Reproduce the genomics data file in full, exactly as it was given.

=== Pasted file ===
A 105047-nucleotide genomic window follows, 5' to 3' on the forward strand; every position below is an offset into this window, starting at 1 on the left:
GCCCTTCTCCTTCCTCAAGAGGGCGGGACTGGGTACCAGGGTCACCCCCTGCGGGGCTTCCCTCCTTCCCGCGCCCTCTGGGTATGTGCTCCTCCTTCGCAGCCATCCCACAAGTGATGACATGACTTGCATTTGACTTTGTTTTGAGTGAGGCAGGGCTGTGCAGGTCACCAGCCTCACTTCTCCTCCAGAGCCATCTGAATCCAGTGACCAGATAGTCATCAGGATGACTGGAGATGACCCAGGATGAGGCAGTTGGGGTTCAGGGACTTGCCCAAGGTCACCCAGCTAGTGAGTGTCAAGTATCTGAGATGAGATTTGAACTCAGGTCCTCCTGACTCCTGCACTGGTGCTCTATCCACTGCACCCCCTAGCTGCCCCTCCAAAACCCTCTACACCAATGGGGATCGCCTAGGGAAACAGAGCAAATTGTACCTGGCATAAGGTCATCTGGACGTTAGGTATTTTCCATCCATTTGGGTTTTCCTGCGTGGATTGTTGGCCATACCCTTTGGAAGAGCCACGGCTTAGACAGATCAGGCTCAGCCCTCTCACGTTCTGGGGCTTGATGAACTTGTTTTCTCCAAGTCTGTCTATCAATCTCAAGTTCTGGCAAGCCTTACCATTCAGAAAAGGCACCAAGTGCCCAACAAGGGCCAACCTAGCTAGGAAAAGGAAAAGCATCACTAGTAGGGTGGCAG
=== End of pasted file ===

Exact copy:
A 105047-nucleotide genomic window follows, 5' to 3' on the forward strand; every position below is an offset into this window, starting at 1 on the left:
GCCCTTCTCCTTCCTCAAGAGGGCGGGACTGGGTACCAGGGTCACCCCCTGCGGGGCTTCCCTCCTTCCCGCGCCCTCTGGGTATGTGCTCCTCCTTCGCAGCCATCCCACAAGTGATGACATGACTTGCATTTGACTTTGTTTTGAGTGAGGCAGGGCTGTGCAGGTCACCAGCCTCACTTCTCCTCCAGAGCCATCTGAATCCAGTGACCAGATAGTCATCAGGATGACTGGAGATGACCCAGGATGAGGCAGTTGGGGTTCAGGGACTTGCCCAAGGTCACCCAGCTAGTGAGTGTCAAGTATCTGAGATGAGATTTGAACTCAGGTCCTCCTGACTCCTGCACTGGTGCTCTATCCACTGCACCCCCTAGCTGCCCCTCCAAAACCCTCTACACCAATGGGGATCGCCTAGGGAAACAGAGCAAATTGTACCTGGCATAAGGTCATCTGGACGTTAGGTATTTTCCATCCATTTGGGTTTTCCTGCGTGGATTGTTGGCCATACCCTTTGGAAGAGCCACGGCTTAGACAGATCAGGCTCAGCCCTCTCACGTTCTGGGGCTTGATGAACTTGTTTTCTCCAAGTCTGTCTATCAATCTCAAGTTCTGGCAAGCCTTACCATTCAGAAAAGGCACCAAGTGCCCAACAAGGGCCAACCTAGCTAGGAAAAGGAAAAGCATCACTAGTAGGGTGGCAG